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Dear Friends, 
 
Following the death of George Floyd on 25 May, it has been inspiring to feel and see the international wave of solidarity in this moment. 

In times like these - times of distressing violence but also of courageous resistance - we take heart in our shared histories of anti-racist struggle, and the communities that have emerged from them. Below is a reminder for an online event being co-hosted by the GPI, Lucy Hannah and Speaking Volumes next week, which draws connections between Caribbean poetry in 1980s Britain and our twenty-first century present. Please watch and join in.

The Caribbean Nights: Poetry edition of Your Local Arena will go online via this link (lhannah.com/your-local-arena) one week from today, at 10am next Thursday, 11 June, and remain available for viewing until 10pm on Monday, 15 June

Please see below for more information, and follow the full programme on the Your Local Arena website here.

Yours sincerely,
The GPI 
It’s hard to believe now that, back in the 1980s, the UK had little idea of the wealth of poetry which was coming and has always come out of the Caribbean. In 1986, the BBC’s Arena film Caribbean Nights: Poetry changed all that. Activist and intellectual Darcus Howe chaired a thought-provoking discussion with poet Derek Walcott (who went on to win the Nobel Prize for Literature in 1992), pioneering reggae poet Linton Kwesi Johnson and emerging poet Fred D’Aguiar. 
 
Including clips of seminal readings by the late dub poet Michael Smith and Kamau Brathwaite, one of the founding fathers in the use of Caribbean English in poetry, this film was ground-breaking in introducing Caribbean poets and poetry to a mainstream UK audience. But even now, in the twenty-first century, there is a freshness to the debate, clear insights and, above all, a real sense of the vital need for poetry in our everyday lives.
 
The George Padmore Institute is delighted to be part of Your Local Arena, co-hosting this screening of Caribbean Nights: Poetry from the BBC Arena archives. Available for FIVE DAYS ONLY from 10am on Thursday, 11 June 2020 until 10pm on Monday, 15 June.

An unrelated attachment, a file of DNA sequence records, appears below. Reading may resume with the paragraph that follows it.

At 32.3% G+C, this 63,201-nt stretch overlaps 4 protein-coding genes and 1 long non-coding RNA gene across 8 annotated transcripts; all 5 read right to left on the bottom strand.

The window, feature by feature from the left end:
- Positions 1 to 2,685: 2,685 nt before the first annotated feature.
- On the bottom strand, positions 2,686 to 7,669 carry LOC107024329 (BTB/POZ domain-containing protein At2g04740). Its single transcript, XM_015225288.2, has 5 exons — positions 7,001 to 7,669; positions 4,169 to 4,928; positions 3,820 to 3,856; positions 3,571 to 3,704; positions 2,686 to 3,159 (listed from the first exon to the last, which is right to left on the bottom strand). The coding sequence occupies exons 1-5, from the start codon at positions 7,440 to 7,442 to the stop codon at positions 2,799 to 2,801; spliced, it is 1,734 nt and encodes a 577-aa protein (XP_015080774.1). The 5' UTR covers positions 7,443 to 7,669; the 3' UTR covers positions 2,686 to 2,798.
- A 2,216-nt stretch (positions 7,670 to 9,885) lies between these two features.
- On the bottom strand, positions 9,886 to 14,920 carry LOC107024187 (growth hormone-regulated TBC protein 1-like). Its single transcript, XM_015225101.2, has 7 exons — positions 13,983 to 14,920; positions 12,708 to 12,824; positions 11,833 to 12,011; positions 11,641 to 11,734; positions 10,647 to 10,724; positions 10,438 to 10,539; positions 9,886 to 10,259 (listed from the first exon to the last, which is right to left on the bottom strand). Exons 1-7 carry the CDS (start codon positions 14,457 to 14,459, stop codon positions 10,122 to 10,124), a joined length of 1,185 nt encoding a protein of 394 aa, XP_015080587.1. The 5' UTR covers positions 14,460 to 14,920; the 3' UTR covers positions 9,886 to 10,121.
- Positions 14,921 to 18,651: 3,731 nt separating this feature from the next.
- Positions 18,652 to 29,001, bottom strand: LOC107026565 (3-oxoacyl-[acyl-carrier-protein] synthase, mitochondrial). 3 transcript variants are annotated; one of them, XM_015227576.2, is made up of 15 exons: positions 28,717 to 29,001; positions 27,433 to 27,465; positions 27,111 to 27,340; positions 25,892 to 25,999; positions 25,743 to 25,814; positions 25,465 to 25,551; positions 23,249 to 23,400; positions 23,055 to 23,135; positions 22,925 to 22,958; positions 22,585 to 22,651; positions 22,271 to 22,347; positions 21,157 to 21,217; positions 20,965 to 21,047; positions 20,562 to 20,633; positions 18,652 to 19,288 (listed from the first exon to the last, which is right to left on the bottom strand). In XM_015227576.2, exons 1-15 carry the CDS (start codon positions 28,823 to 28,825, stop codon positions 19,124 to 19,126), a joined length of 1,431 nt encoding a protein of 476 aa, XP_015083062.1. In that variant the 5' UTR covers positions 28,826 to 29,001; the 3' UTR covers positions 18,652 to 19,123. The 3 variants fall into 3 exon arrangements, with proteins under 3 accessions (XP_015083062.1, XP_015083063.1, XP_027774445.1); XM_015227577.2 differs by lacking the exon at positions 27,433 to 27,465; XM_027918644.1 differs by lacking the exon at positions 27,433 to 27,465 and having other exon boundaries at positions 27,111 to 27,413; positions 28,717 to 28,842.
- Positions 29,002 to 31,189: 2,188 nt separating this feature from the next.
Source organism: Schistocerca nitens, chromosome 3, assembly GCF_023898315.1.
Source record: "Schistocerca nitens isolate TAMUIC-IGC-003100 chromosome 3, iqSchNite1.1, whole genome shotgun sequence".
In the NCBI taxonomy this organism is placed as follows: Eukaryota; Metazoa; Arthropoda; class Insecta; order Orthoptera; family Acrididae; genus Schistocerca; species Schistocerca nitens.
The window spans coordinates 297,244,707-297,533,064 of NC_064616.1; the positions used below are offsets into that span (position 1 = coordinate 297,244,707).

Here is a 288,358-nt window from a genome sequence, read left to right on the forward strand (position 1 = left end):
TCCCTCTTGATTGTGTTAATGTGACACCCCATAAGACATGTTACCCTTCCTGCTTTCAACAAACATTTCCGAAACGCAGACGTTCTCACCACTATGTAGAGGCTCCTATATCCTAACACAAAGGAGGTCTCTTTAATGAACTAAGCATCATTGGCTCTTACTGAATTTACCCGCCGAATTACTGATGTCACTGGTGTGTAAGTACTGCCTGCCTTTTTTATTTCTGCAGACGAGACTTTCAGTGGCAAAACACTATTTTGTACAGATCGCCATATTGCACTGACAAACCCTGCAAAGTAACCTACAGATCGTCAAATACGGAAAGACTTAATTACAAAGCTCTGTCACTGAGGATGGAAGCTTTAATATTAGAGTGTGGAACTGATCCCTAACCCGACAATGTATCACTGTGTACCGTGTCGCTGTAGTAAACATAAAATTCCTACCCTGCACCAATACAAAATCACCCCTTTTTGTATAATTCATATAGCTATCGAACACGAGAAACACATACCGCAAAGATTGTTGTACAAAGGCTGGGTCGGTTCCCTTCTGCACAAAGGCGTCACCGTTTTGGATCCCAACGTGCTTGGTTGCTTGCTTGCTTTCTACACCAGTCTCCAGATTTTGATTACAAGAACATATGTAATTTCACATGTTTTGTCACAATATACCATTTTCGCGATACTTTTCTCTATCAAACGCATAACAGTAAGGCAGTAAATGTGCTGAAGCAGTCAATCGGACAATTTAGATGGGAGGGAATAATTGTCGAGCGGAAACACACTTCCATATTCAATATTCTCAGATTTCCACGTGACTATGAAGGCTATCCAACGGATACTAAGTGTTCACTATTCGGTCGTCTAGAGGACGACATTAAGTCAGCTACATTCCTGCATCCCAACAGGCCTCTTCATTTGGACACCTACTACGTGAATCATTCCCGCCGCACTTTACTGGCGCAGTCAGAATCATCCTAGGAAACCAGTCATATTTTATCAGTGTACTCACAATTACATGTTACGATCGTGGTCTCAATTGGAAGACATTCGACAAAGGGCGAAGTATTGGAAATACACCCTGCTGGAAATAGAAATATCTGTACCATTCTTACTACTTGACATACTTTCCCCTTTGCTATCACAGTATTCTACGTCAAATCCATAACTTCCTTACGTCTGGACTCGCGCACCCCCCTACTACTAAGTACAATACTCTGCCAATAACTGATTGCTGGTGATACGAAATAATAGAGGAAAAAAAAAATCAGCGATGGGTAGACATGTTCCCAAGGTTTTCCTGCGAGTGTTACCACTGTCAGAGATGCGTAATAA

As well as Arena - Caribbean Nights: Poetry, this Your Local Arena includes: 
  • Caribbean Nights: Poetry— A Contemporary Response (Short Film): Introduced by the GPI’s Nicole-Rachelle Moore, and featuring three poets of Caribbean heritage: Jacqueline Bishop, Hannah Lowe and Dorothea Smartt.
  • New and Exclusive Commissioned Poems: Award-winning poets Jay Bernard and Anthony Joseph share their new poems, inspired by the film, in text and audio.
  • Life Writing Workshop: Watch a life writing workshop led by acclaimed author and historian Colin Grant, who uses the Arena film as a starting point to encourage you to write your own memoirs. From 11-25 June, you can submit short memoir pieces of up to 500 words to us. Colin will give feedback on the first eight pieces he receives. 
Introducing the participants for Caribbean Nights: Poetry - A Contemporary Response (Short Film): 

Jacqueline Bishop is an award-winning writer and visual artist born and raised in Jamaica, who now lives between London and New York City. She has twice been awarded Fulbright Fellowships, including a year-long grant to Morocco; her work exhibits widely in North America, Europe and North Africa. Bishop's books include a novel, The River’s Song (2007), two collections of poems, Fauna (2006) and Snapshots from Istanbul (2009), a 2007 art book entitled Writers Who Paint, Painters Who Write: 3 Three Jamaican Artists, and The Gymnast and Other Positions (2015), a collection of short stories, essays and interviews. The Gymnast and Other Positions won the nonfiction category of the 2016 OCM Bocas Prize for Caribbean LiteratureThe Gift of Music and Song: Interviews with Jamaican Women Writers is forthcoming. 
 
Hannah Lowe is a writer and academic in London, UK. Her first poetry collection Chick (Bloodaxe, 2013) won the Michael Murphy Memorial Award for Best First Collection and was short-listed for the Forward, Aldeburgh and Seamus Heaney Best First Collection Prizes. Her second collection is Chan (Bloodaxe, 2016).  In 2014, she was named as one of 20 Next Generation British poets, an accolade awarded once a decade. She has also published four chapbooks: The Hitcher (Rialto 2012); R x (sine wave peak, 2013); Ormonde (Hercules Editions 2014); and most recently, The Neighbourhood (Outspoken Press, 2019). She has been Writer in Residence at Keats House and currently lectures in Creative Writing at Brunel University.